And in addition, it's super healthy.  Loaded with gelatin and healthy ingredients like coconut.

What could be better?  Pumpkin Pie anytime.

Perfect for my pumpkin-loving family.

Pumpkin Pie in Custard Form

In fact, they loved this Paleo Pumpkin Custard so much that I made 4 batches, and it was totally gone in 2 days.

I guess I should make something like 8 batches next time :).

Actually, that's what I used to do.

My oldest and I used to bake together all the time. I disliked cleaning the kitchen so much, plus we would go through food so fast, that I would literally make 8 batches of practically any recipe.

My son got so “into cooking” at a very early age that it led to him becoming an amazing mathematician at years old. He could multiply pretty much any number by 8 (due to my “8 batches baking method”) and would play with measuring cups and spoons in the bathroom sink to work on his calculating skills.

Imagine our surprise when one day he came out of the bathroom to announce, “1/3 plus half of a third equals 1/2!

It took my husband and I a moment or two to figure that out, but yes–he was right :).

We were in complete shock.

Vegan Pumpkin Custard

Now let's get back to the Pumpkin Custard, because it's sooo good. I know you're going to love it.

This post may contain affiliate links from which I will earn a commission.

And besides it tasting good, it's loaded with the healthy goodness of coconut, pumpkin, and gelatin, you can feel good about serving this anytime. Please note that I only use healthy, whole food gelatins like Great Lakes or Vital Proteins).

So get out a pot and whip up a bunch.

Healthy Pumpkin Custard ingredients in a blue pot

Your family will love you for it.

This would make a great Thanksgiving dessert of course, (and it's so much easier than making a homemade pumpkin pie for sure) but it's great for all year round when you're a pumpkin lover like we are.

This tastes fabulous on its own, but tastes extra special with dairy-free ice cream, or dairy-free whipped cream on top.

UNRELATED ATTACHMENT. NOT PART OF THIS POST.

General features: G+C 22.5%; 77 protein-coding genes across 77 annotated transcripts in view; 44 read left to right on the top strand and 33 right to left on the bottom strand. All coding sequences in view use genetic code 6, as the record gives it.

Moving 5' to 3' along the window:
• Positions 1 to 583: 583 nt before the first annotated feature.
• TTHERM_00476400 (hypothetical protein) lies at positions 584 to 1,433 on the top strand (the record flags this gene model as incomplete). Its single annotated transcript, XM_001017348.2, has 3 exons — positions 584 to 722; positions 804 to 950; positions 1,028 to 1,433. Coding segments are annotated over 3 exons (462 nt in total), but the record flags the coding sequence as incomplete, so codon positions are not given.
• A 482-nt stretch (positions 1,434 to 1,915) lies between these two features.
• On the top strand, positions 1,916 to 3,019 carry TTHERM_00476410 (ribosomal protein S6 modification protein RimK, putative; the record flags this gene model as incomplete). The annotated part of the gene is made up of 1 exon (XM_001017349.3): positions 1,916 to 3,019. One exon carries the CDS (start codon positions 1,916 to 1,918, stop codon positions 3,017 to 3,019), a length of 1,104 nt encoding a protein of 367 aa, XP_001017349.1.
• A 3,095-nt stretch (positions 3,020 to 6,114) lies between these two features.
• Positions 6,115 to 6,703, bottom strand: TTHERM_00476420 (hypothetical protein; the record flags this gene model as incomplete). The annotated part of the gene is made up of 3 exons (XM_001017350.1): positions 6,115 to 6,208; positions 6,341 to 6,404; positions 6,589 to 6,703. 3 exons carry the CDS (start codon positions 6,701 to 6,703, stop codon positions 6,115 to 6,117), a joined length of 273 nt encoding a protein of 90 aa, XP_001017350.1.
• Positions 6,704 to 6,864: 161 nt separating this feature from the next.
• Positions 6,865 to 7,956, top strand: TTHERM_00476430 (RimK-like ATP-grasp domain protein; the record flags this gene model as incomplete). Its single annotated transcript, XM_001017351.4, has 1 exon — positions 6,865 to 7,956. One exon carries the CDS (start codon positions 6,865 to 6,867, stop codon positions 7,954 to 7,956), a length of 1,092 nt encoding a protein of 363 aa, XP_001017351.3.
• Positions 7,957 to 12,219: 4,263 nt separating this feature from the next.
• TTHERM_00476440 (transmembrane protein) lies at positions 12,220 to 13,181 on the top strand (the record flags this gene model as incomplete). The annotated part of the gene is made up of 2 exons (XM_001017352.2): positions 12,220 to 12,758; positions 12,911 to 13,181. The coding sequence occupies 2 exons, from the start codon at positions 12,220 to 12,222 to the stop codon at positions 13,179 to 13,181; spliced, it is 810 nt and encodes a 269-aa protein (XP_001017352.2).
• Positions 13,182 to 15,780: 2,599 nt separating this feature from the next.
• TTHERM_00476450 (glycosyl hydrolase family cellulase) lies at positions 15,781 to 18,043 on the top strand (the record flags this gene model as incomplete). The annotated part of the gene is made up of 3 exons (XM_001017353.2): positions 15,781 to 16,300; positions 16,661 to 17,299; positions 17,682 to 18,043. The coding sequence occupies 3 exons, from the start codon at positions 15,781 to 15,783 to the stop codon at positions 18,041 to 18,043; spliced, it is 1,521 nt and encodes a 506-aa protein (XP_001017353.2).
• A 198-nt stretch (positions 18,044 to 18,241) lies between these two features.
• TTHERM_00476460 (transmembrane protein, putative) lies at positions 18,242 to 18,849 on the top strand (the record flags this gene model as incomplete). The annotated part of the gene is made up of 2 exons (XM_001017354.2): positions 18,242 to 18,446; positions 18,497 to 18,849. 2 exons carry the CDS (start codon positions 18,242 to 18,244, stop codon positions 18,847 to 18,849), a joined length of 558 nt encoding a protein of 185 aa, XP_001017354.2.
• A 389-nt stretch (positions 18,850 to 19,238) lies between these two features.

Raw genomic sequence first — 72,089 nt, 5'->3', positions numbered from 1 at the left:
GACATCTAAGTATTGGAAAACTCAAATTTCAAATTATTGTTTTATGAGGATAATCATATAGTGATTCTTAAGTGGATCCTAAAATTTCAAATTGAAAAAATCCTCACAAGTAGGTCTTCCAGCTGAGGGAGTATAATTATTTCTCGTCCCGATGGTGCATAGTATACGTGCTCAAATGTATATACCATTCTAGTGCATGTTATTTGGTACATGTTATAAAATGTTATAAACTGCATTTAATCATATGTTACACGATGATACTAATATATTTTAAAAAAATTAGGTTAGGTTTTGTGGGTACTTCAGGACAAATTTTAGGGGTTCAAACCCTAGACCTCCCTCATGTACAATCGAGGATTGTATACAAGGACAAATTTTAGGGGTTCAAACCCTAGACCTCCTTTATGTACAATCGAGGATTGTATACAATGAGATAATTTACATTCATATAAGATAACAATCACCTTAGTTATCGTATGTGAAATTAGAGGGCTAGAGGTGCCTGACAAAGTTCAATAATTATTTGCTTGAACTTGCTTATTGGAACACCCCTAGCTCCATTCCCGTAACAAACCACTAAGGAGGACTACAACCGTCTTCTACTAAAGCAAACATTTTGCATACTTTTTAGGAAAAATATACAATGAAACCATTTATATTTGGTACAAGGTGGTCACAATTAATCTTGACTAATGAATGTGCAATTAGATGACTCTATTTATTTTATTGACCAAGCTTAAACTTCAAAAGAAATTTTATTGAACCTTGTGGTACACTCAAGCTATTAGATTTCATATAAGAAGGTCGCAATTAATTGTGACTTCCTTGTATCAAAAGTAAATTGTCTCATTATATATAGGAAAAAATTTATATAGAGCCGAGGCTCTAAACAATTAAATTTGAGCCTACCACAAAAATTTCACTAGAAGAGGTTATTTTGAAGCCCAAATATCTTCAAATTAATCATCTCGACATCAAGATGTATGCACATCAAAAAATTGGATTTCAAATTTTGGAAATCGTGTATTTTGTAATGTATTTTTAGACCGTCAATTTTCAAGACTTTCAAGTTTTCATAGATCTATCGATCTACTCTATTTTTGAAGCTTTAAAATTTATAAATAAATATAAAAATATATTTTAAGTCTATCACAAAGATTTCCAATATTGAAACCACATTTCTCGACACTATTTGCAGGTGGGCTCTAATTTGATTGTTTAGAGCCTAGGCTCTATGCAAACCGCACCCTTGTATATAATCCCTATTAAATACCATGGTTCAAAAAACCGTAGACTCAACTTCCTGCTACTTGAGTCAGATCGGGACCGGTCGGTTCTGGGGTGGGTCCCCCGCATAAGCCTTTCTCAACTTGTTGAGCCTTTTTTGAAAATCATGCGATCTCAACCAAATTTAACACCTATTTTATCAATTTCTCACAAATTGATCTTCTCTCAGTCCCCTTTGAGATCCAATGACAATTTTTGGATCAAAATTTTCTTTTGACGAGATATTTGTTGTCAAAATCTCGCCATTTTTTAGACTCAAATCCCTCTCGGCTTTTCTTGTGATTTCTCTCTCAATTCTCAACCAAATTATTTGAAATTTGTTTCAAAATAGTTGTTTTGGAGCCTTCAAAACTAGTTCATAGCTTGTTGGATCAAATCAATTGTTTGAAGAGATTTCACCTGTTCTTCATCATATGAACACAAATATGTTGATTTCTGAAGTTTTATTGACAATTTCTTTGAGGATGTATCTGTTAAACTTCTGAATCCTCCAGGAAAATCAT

Healthy Pumpkin Custard in glass jars

 

Substitutions for Special Diets for this Healthy Pumpkin Custard

Recipe Notes for Pumpkin Custard

  • How about Plastic Wrap on top?: I didn't bother with the plastic wrap since I kind of like the “custard skin”, and I don't like plastic wrap :).
  • Cute Jars :): Since publishing this post, I received an inquiry about the cute jars used for the images.  They are super cute, so here is where you can get them:
  • Weck 762 Tulip Jelly Jars
  • Time-Saving Tip: The smaller dish you use for the custards, the faster your custard will firm up. So if your kiddos (or you) are hankering for a treat asap, then use very small ramekins, like these:).
  • Coconut Milk: You can also use any other dairy-free milk (like my Easiest Almond Milk) or regular milk.
  • Gelatin: For gelatin, I use either Great Lakes or Vital Proteins.
  • Additional Sweetener: If you use an additional sweetener, xylitol is a good low-carb option. 3 Tbsp organic erythritol is as well. Otherwise coconut sugar is a good option, and is also AIP.
  • Stevia: Here is a great place to buy stevia scoops. Read this post for more help substituting sweeteners. Pure Stevia Extract is uber sweet, in fact it's up to 300 times as sweet as sugar, therefore be very careful when adding more to taste. This post talks about What Stevia Is and How to Use It. Additionally, I have written quite a bit about stevia safety in case you are concerned about that. If you would like to use another sweetener instead, feel free and substitute about 2 Tbsp of another sweetener for 1/32 tsp of stevia.